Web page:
Collaboration, Creativity and The American Revolution(s)

Given on June 9, 2014, “Collaboration, Creativity and The American Revolution(s)” was the fifth of Andy Horwitz’s “Five Lectures on Performance” at NYU’s Tisch School of the Arts.

Inspired in part by Joseph J. Ellis’s Founding Brothers: The Revolutionary Generation, this lecture explores the collaborative, improvisatory creative process that led to the invention of America in the immediate post-Revolutionary period and how that appears in the aesthetics and cultural production practices in contemporary American performance. What might this mean for artists in the 21st century, how can collaborative, creative practices inform artistic citizenship and revolutionize democracy in America?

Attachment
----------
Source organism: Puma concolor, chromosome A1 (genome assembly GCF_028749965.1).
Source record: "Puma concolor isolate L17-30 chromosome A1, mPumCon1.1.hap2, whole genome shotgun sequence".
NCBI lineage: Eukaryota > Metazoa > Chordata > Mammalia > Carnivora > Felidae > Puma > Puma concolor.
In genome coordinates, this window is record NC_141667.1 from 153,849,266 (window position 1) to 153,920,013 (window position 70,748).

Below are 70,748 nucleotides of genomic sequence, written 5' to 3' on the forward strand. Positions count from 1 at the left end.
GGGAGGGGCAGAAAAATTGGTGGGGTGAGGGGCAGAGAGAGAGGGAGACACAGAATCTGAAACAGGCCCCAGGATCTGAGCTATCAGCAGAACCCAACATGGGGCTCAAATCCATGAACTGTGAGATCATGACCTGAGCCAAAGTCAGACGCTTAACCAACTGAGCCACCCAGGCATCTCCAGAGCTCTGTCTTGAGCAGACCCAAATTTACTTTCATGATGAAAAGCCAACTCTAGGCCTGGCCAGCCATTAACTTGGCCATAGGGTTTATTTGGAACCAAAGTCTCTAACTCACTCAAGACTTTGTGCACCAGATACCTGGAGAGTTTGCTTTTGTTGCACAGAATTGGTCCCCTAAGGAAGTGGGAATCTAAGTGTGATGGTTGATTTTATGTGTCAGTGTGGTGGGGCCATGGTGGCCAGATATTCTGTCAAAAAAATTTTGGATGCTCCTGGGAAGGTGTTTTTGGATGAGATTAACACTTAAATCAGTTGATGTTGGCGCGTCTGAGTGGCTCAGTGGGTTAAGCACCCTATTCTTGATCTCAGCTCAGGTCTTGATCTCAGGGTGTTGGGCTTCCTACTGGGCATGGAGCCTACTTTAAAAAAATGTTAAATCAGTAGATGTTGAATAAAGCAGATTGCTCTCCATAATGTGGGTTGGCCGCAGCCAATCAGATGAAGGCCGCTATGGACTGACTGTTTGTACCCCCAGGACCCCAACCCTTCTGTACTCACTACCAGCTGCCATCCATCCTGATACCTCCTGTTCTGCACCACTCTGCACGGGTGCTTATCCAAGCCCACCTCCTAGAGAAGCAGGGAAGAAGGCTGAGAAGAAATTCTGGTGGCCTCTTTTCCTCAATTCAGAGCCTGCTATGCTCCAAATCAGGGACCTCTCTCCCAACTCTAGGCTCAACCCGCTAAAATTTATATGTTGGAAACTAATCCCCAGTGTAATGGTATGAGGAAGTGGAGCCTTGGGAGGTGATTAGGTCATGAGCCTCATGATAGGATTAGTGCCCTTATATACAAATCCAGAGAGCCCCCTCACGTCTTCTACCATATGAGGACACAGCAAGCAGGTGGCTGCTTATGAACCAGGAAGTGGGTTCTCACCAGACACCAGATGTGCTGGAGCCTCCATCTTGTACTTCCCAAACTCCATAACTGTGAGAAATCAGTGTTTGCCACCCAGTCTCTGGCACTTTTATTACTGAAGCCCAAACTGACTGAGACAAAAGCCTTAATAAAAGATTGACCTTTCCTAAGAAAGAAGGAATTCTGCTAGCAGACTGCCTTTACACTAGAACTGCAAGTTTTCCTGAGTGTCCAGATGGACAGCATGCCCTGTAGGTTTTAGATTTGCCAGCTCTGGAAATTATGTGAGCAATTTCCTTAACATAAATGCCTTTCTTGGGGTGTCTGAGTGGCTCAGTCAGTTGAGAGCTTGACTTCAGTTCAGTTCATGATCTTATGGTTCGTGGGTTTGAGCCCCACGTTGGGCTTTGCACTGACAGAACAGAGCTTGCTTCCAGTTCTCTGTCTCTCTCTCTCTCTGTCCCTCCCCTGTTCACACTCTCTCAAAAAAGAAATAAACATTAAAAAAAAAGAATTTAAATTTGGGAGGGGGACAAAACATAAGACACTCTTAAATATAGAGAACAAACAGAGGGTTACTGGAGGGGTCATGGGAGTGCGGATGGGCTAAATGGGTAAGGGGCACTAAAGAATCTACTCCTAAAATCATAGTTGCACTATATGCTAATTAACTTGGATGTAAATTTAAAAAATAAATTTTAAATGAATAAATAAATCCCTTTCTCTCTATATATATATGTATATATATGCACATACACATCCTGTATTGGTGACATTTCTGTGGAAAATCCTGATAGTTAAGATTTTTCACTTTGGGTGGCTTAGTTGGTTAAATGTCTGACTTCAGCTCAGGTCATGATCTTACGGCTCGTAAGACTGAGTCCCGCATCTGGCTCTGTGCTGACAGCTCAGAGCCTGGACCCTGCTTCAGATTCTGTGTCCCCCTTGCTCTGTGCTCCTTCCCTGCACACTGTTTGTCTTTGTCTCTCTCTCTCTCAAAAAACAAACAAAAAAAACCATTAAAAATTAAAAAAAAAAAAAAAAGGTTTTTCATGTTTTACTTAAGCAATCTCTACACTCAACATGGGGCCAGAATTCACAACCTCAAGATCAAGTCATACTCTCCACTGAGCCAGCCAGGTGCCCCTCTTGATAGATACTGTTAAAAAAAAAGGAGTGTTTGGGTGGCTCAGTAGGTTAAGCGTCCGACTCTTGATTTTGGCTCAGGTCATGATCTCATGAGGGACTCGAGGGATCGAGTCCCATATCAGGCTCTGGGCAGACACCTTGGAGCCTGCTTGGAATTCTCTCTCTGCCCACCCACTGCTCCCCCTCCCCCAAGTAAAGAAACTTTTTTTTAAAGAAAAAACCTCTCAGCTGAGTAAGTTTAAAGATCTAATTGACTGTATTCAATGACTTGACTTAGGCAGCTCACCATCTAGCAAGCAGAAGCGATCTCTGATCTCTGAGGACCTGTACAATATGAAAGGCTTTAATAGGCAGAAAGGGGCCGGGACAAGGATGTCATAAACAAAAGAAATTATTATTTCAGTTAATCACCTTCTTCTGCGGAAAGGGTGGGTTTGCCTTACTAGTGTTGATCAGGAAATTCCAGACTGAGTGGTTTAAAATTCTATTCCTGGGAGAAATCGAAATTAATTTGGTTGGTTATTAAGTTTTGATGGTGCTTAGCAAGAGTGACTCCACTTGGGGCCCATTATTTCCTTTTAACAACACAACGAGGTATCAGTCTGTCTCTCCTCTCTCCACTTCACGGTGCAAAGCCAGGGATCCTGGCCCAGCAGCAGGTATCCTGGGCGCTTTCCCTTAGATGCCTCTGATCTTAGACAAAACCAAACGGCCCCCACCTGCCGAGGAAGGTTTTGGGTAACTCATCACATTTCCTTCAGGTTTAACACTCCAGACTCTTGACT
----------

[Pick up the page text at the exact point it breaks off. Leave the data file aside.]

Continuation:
From May 5 – June 9, 2014 Andy gave a series of lectures on performance including: The Importance of Being Here: Live Art in the Digital Age, A Decade of Change: NYC as Global City (2004 – 2014), Irrational Exuberance: The Performing Arts Market Explained, Performance at an Exhibition, and Collaboration, Creativity & The American Revolution(s). The series was made possible with support from the Institute of Performing Arts (IPA) at Tisch School of the Arts, New York University.

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